FREE UNIVERSAL PUBLIC EDUCATION: PRE-K TO HIGHER EDUCATION & CANCELLATION OF STUDENT LOAN DEBT
Updated: Jul 16
Free public education is the bedrock of a democracy. There are over 98 thousand public schools in the United States. The closing of these schools, necessitated by the COVID-19 pandemic reminds us that public schools serve many functions. They provide structure for learning. They maintain counseling services, arts, sports, after school programs, food services, critical support for working parents, and socialization opportunities. Some schools accomplish this mission well. Some fall short.
Globally, US students lag behind other countries in academic performance. In a recent survey of 57 countries, the US scored near the middle of those surveyed. In addition, among industrialized nations, the US has one of the largest gaps between high and low performing students. Recent teacher strikes across the country have highlighted their low salaries, poorly funded programs, crumbling school buildings and limited school supplies. Underfunded schools mean smaller staffs, larger classroom sizes, fewer programs and diminished resources for students. Yet, school systems are expected to prepare a diverse student population with the knowledge and skills necessary for the 21st century.
We call for increased federal funding for public schools. We must end public funding for profit making charter schools and for the student voucher systems for private schools. Charter schools, established in 1992, were originally set-up to be laboratory schools for the public sector. They have morphed into the “savior” of public education and are extracting monies from the public education budget. Re-establishing their original purpose would return the monies taken from the education budget and allow the return of many enrichment programs, such as music, art, and sports.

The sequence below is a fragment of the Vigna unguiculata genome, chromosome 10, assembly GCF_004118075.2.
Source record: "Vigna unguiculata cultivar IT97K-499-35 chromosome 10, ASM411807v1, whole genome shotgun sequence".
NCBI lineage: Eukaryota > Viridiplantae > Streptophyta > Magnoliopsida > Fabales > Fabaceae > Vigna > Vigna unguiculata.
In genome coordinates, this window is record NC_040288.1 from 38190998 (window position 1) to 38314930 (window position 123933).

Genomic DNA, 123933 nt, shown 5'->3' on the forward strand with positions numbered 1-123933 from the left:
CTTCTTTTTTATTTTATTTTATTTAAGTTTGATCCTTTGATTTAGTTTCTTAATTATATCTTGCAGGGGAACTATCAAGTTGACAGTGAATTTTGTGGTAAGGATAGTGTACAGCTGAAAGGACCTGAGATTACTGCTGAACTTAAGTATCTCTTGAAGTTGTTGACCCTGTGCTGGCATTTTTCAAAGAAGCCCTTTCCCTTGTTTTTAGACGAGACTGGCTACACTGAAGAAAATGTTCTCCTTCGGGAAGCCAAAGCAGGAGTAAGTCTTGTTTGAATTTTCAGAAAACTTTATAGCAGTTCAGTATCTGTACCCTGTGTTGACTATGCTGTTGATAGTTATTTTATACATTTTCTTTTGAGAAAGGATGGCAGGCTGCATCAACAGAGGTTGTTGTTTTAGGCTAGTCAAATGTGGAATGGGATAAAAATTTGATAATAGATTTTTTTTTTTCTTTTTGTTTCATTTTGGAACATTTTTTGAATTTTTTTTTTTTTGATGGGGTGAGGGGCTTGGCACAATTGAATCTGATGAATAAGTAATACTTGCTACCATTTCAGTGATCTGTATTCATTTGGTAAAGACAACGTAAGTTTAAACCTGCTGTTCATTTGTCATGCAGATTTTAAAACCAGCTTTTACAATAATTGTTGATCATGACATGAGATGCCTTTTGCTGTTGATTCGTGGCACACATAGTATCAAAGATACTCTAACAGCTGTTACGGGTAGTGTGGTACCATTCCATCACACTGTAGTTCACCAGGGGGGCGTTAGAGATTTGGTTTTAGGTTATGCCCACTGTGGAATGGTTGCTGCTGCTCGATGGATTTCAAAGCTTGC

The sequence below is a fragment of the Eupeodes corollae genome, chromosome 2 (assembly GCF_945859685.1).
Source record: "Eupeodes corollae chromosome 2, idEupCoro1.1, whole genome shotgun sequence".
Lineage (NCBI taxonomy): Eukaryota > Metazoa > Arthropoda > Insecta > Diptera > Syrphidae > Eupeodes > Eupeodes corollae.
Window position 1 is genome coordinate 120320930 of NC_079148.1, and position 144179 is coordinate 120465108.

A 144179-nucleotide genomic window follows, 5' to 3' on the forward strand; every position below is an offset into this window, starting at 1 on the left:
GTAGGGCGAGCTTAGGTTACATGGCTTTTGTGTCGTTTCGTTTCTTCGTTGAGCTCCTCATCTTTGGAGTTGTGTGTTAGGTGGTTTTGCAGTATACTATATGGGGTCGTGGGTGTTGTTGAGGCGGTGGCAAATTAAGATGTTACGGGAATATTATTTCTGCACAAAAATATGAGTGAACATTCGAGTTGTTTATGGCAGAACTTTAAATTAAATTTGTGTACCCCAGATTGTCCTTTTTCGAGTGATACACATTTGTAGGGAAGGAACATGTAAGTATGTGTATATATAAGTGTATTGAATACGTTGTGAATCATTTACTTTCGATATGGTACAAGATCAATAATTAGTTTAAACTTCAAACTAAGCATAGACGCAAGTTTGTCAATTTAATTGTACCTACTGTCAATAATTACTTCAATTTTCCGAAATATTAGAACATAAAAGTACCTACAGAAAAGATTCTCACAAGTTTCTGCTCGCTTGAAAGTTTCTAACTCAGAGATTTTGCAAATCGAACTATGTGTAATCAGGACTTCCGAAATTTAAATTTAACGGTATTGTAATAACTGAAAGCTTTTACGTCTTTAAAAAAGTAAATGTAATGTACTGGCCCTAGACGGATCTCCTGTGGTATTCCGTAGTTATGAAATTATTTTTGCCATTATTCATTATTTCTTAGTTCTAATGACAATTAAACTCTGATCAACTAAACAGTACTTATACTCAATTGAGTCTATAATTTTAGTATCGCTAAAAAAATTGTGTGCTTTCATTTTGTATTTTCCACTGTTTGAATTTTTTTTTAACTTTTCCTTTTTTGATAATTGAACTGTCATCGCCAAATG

Underfunded schools equal underserved students. Schools must have the resources they need to meet the challenges of a constantly changing world. A just society must have federal and local governments that work together to make sure our schools, our teachers and our children thrive.
Our public primary and secondary schools prepare students for college and the workforce in a world that, today, is shifting beneath their feet. College is a necessity for further study in a wide range of subjects and for entry into many careers. College graduates are more likely than non-graduates to have: career growth, continued employment, job satisfaction, higher salaries, and flexibility in the workforce. A college education equips students with the skills and knowledge to become independent adults, committed to working for a just and fair world.
We call for tuition-free state and city colleges and universities. All students should be able to attend college without regard to ability to pay. In the 20th century, many state and city-run colleges were free for all residents who graduated from high school. We can surely manage this great achievement again.
We also call for canceling student loan debt. Student debt is currently at $1.52 trillion dollars, making it the second largest debt category in the US. Paying off student loans has become impossible for many people, who are drowning under the financial burden of the high cost of housing, raising a family, and uncertain employment and wages.
Tuition-free, debt-free college education should be part of our commitment to public education for all. Our youth are the leaders of tomorrow.